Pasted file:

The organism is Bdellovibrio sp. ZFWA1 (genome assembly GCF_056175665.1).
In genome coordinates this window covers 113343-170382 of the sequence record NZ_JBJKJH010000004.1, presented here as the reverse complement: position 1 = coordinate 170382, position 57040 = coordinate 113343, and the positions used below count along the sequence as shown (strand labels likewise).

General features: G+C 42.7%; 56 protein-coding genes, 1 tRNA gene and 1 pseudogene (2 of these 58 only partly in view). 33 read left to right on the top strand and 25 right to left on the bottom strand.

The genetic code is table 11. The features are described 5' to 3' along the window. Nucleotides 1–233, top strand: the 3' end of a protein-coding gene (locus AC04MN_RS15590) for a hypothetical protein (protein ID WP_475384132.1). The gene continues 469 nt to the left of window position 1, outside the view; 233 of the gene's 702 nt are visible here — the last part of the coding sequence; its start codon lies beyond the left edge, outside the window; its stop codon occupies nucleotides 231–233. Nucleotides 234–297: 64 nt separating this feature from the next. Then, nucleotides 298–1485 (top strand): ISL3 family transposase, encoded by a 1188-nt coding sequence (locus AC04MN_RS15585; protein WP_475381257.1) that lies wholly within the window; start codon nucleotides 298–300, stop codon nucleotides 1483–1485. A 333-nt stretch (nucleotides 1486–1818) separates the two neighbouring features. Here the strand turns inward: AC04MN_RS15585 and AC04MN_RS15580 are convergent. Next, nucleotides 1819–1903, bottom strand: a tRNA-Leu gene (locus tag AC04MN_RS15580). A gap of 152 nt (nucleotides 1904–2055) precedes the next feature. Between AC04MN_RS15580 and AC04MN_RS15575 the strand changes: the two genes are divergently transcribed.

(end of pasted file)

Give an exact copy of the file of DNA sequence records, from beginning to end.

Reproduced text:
The organism is Bdellovibrio sp. ZFWA1 (genome assembly GCF_056175665.1).
In genome coordinates this window covers 113343-170382 of the sequence record NZ_JBJKJH010000004.1, presented here as the reverse complement: position 1 = coordinate 170382, position 57040 = coordinate 113343, and the positions used below count along the sequence as shown (strand labels likewise).

General features: G+C 42.7%; 56 protein-coding genes, 1 tRNA gene and 1 pseudogene (2 of these 58 only partly in view). 33 read left to right on the top strand and 25 right to left on the bottom strand.

The genetic code is table 11. The features are described 5' to 3' along the window. Nucleotides 1–233, top strand: the 3' end of a protein-coding gene (locus AC04MN_RS15590) for a hypothetical protein (protein ID WP_475384132.1). The gene continues 469 nt to the left of window position 1, outside the view; 233 of the gene's 702 nt are visible here — the last part of the coding sequence; its start codon lies beyond the left edge, outside the window; its stop codon occupies nucleotides 231–233. Nucleotides 234–297: 64 nt separating this feature from the next. Then, nucleotides 298–1485 (top strand): ISL3 family transposase, encoded by a 1188-nt coding sequence (locus AC04MN_RS15585; protein WP_475381257.1) that lies wholly within the window; start codon nucleotides 298–300, stop codon nucleotides 1483–1485. A 333-nt stretch (nucleotides 1486–1818) separates the two neighbouring features. Here the strand turns inward: AC04MN_RS15585 and AC04MN_RS15580 are convergent. Next, nucleotides 1819–1903, bottom strand: a tRNA-Leu gene (locus tag AC04MN_RS15580). A gap of 152 nt (nucleotides 1904–2055) precedes the next feature. Between AC04MN_RS15580 and AC04MN_RS15575 the strand changes: the two genes are divergently transcribed.